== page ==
• Welcome to our site! Electro Tech is an online community (with over 170,000 members) who enjoy talking about and building electronic circuits, projects and gadgets. To participate you need to register. Registration is free. Click here to register now.

Electromechanical Relay

Status
Not open for further replies.

Eran12

New Member
Hello,
Im trying to implement an application that will give me
indication when specific electrical device is turn on.
that device current consumption is around 1 Amp,
and it connected to the wall plug (220VAC).

I tried to used electromechanical relay that will get swithed when
current flow through it, but it didnt work
since the coil of the relay has a relative high resistance (around 7K ohm)
and it does not enable 1 AMP currnt flow through it.
the result was that the switch was turn on but the electrical device
didnt have enough current to turn on.
Does anyone have an idea to resolve this problem?

ill be grateful to get an alternative simple ways to implement this .


thanks.

Eran.
 

Sceadwian

Banned
Is the device turning itself off or is a remote switch of some kind?
 

ericgibbs

Well-Known Member
Most Helpful Member
The voltage rating of the relay coil is 220 VAC.
Connect the relay coil in parallel with the device you want to monitor.

When the device is ON, so will the relay.
 
Last edited:

Eran12

New Member
Thank you very much for the answers.
i tried to connect the it in parallel with small resistance,
but then the relay does not switch on and off since the current
that flows through it is very small.

Eran.
 

ericgibbs

Well-Known Member
Most Helpful Member
Thank you very much for the answers.
i tried to connect the it in parallel with small resistance,
but then the relay does not switch on and off since the current
that flows through it is very small.

Eran.
I didnt say connect it in parallel with a resistance.!

Connect the relay in parallel with the device you want to monitor.

For example if the device is a lamp, then connect the relay in parallel with lamp.

What is the device you want to monitor.?
 

Sceadwian

Banned
I usually just turn my head and look to see if it's on =) You obviously have no idea what you're doing and to check to see if the TV was turned on would require you to wire the relay inside the TV cabinet on the other side of it's main AC switch. If you don't know what you're doing it's very possible to kill yourself playing around inside a TV cabinet.
 

Eran12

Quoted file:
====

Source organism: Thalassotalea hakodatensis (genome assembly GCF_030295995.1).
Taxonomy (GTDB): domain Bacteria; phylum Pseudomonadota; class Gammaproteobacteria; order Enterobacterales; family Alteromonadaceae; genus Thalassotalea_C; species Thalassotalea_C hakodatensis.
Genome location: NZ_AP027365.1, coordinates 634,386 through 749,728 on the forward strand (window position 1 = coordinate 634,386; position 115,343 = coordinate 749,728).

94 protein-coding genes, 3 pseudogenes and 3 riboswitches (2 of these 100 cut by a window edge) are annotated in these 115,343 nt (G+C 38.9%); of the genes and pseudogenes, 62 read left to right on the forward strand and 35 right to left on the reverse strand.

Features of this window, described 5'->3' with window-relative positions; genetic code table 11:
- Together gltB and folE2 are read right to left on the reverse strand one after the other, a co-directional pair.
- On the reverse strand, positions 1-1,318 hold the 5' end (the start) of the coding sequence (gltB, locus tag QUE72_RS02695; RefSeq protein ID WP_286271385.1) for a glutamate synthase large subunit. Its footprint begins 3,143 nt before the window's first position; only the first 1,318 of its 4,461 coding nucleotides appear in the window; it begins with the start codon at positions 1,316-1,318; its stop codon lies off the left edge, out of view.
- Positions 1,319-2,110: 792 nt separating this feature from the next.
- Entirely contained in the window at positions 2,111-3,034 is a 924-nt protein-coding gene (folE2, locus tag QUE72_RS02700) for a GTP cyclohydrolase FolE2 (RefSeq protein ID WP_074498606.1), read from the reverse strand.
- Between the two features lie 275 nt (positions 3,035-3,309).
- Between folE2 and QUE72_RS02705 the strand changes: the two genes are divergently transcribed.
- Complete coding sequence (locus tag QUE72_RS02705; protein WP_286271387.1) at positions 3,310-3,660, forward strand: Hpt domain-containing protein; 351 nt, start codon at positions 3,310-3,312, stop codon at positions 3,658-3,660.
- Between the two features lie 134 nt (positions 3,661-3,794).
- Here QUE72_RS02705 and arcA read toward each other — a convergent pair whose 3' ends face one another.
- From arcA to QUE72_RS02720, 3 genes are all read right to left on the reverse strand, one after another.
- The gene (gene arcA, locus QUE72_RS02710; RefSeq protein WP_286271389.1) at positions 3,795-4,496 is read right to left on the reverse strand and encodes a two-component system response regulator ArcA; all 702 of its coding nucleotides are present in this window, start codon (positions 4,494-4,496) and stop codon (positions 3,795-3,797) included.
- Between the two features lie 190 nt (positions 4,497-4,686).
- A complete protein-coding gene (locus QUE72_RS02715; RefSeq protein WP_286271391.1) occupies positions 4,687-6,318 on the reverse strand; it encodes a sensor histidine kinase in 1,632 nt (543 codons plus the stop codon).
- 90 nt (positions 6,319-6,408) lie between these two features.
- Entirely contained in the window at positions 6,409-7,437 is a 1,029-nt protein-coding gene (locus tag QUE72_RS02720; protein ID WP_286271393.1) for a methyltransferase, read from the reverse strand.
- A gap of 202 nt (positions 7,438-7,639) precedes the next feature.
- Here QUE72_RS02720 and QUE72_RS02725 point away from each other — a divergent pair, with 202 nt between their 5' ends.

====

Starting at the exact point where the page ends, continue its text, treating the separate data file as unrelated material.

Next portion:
New Member
I was planing to connect to the external cable of the TV.
I connected the coil in series to the phase.
I was thinking to connect 220 ohm resistor in series to the coil
to enable current flow of 1 Amp.

i made some calculation and i think it will turn the switch on and off.
Do you think it is possible to implement it by connecting to the TV cable or
just by connecting to TV cabinet ?
 

KMoffett

Well-Known Member
I didnt say connect it in parallel with a resistance.!

Connect the relay in parallel with the device you want to monitor.

For example if the device is a lamp, then connect the relay in parallel with lamp.

What is the device you want to monitor.?
That would assume that the switch was upstream of the power outlet. If the relay is in parallel with the TV's cord it would always be ON, even when the TV was off. Unless the OP put the relay inside the TV, downstream from the TV's power switch.

Or so it seems.

Attached is a design for a Power-On monitor that I saw somewhere. I haven't tried it, but it seems to make sense. The diodes would to be rated for greater than the device current.
ken
 

Attachments

Willbe

New Member
that will give me
indication when specific electrical device is turn on.
that device current consumption is around 1 Amp,
and it connected to the wall plug (220VAC).

I tried to used electromechanical relay that will get swithed when
current flow through it, but it didnt work
since the coil of the relay has a relative high resistance (around 7K ohm)
and it does not enable 1 AMP currnt flow through it.
the result was that the switch was turn on but the electrical device
didnt have enough current to turn on.
You can wind your own current-operated relay using the frame of an existing conventional relay. When cars had electromechanical voltage regulators the coil of the current sensing relay had a few turns of #12 wire.
Nowadays nobody seems to make relays like this, but a junkyard may have one of these.

Or, 1v/1A = 1 ohm (at 2w), and this series sense resistor turns on the base-emitter junction of a xsistor which turns on a relay. 1v out of 220v is negligible. You will then need a wall 'former to power the xsistor ckt.

Digi-Key has relays that operate as low as 1.5vdc or 3vdc, but the contacts may not handle 1A. This would not require a wall 'former.

Commercially available current operated adjustable switches start at $40 or so.
 
Last edited:

ericgibbs

Well-Known Member
Most Helpful Member
That would assume that the switch was upstream of the power outlet. If the relay is in parallel with the TV's cord it would always be ON, even when the TV was off. Unless the OP put the relay inside the TV, downstream from the TV's power switch.
Hi Ken,
This point was assumed. [ie after the switch]

He has been told to put the relay inside the TV.
Seeing how limited the OP's knowledge is, I am concerned that he is out of his depth working on mains devices.
 
Status
Not open for further replies.

EE World Online Articles

Loading
Top